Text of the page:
PONTE VEDRA BEACH, Fla. — Viktor Hovland made a pair of double bogeys Thursday in The Players Championship, both involving the rules, neither of which was cut-and-dried.
Hovland hit into the water with his second shot on the par-5 11th that he saw land in the grass and bounce to the right into the hazard. He wanted to be sure, but it’s such a small area, he decided to call in the rules official.
They looked at video, most likely the camera behind the green, and footage appeared to show it hit the wood plank before going into the water. The wood is beyond the hazard line.
“I was 100% confident it did not hit the wood, but in that situation, you have to be 100% certain, and when he said that video footage was not 100% decisive, then I didn’t really have much more of a say,” Hovland said.
He was prepared to drop behind the water, instead of next to where the ball bounced into the water, when a crew from PGA Tour Live confirmed it landed in the grass before the water. He was able to drop 50 yards from the hole.
“It didn’t really help me out because I ended up hitting it over the green,” Hovland said.
The other double bogey was a result of his own memory, and honesty.
He had chipped up to 4 feet on the 15th hole, marked his ball and then moved the marker a putter length away to get out of the line of Justin Thomas. When he returned the mark, Hovland measured the putter length the wrong direction — even further away from his original spot.
Only after the round did he realize his mistake and notified rules officials. He was docked a two-shot penalty for playing from the wrong spot, turning his 70 into a 72.
Sergio Garcia heads to the Masters next week starting another streak that won’t be nearly as long. He had played in 84 consecutive majors dating to the 1999 British Open when he missed the Masters after testing positive for the coronavirus.
It was a reminder for Garcia to be limit risks, and it makes his a little edgy to have fans around.
“I’m not too much of a record kind of guy, but it was nice to have that streak going,” he said. “I think I was quite close to catching up with Tom Watson as second most all time.”
Watson played 87 in a row from the 1974 PGA Championship through the 1996 U.S. Open. Jack Nicklaus holds the record of 146 in a row.
“If I had to miss any Masters, that probably was the one,” Garcia said. “Obviously playing in November, the Masters is unbelievable, but it didn’t have the feel that it has in April, for sure.”
As for the fans, Garcia tested positive right after the Houston Open, which had limited fans. He was at the Workday Championship, which allowed members. The Players and Dell Match Play have limited fans.
“I would love to get closer to the fans, but there’s too much at risk, at stake for us,” he said. “And if we get COVID because of anything, we’re the one that pays. We pay the price. No one else does. So we have to be very careful as the fans come back into our game — which is great to have them, don’t get me wrong.”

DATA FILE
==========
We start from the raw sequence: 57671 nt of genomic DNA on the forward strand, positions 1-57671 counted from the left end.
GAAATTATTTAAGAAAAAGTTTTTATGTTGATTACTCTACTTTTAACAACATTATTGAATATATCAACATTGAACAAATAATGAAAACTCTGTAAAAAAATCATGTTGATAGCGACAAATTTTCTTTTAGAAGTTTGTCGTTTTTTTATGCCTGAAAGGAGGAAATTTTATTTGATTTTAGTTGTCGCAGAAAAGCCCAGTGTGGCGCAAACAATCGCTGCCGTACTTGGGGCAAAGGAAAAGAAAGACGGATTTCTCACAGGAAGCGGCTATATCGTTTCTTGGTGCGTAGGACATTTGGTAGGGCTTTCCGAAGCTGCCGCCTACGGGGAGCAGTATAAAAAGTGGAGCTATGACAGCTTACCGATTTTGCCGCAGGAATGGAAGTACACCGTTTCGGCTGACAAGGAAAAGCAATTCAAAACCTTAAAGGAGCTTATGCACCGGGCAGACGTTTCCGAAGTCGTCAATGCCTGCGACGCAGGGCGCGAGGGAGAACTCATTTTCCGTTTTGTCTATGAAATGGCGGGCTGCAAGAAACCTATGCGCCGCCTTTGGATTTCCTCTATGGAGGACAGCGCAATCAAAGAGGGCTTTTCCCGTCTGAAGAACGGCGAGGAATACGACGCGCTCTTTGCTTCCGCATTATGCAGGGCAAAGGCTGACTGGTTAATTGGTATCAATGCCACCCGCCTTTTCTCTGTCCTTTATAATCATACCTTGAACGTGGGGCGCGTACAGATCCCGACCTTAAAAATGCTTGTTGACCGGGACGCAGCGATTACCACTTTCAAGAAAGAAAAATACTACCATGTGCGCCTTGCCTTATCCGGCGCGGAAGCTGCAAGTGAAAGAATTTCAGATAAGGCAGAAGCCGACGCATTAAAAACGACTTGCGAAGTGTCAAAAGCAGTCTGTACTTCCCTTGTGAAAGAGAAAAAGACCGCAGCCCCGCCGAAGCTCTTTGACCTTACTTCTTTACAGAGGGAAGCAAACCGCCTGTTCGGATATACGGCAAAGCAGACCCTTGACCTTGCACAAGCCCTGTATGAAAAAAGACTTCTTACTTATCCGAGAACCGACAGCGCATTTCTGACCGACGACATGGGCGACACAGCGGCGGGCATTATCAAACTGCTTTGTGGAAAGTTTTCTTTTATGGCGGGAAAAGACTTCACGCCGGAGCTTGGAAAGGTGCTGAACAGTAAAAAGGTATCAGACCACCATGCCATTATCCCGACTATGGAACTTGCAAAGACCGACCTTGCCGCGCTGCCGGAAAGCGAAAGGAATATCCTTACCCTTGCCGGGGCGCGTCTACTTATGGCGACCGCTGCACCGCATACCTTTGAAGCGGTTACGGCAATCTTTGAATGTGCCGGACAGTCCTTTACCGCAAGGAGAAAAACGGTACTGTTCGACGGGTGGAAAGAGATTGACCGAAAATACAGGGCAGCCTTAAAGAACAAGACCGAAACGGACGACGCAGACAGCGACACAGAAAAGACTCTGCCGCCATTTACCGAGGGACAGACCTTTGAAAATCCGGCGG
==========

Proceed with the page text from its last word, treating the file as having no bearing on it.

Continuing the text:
WOODLAND ON THE MEND
Gary Woodland opened with a 70 and felt good doing it. That was more important to him than the score.
The former U.S. Open champion has been struggling with a torn labrum in his hip, which ultimately led to other problems as he tried to play through it. Now he’s on a training regimen that has him feeling pain-free.
His one regret was playing last year when golf returned from the pandemic.
“I just played through it and got into some horrible habits and got into some bad places,” Woodland said. “It’s nice to be pain-free and allow myself to do what I want so now I just got to get confidence.”
Woodland is trying to avoid surgery because he said the recovery would be six months. He’s had cortisone injections and doesn’t want any more.
“Hopefully, I can avoid it with the way I’m training,” he said.
SO MUCH FOR THE HOME GAME
Lanto Griffin figures he has played the Stadium Course some 50 times in the last year, mostly during the shutdown from COVID-19 and then again through the holidays. He lives in the area and plays often with Vijay Singh.
That wasn’t much of a help Thursday in his first official round of The Players Championship, where he opened with a 71. It’s the same course. He’s just never seen it like this.
“The course is the best I’ve seen it,” Griffin said. “I think it’s actually a disadvantage playing here, seeing the greens rolling at 7 (on the Stimpmeter) and ripping it back. You get here and the greens are 4 feet fast. It’s not a disadvantage. But we’re so used to how it usually is. And then they turn it on.”
Griffin said he was aware of how much faster the greens were during practice rounds. Even so, it was difficult to trust the speed and he often ran it well past the hole.
“I made enough 5- and 6-footers to have a chance tomorrow,” he said.
The good news? He has never made worse than birdie on the par-3 17th. He hit it to 6 feet on Thursday, thanks in part of caddie Andy Sanders noticing how firm the green was bouncing. He also made birdie last year in a round that isn’t official because the tournament was canceled.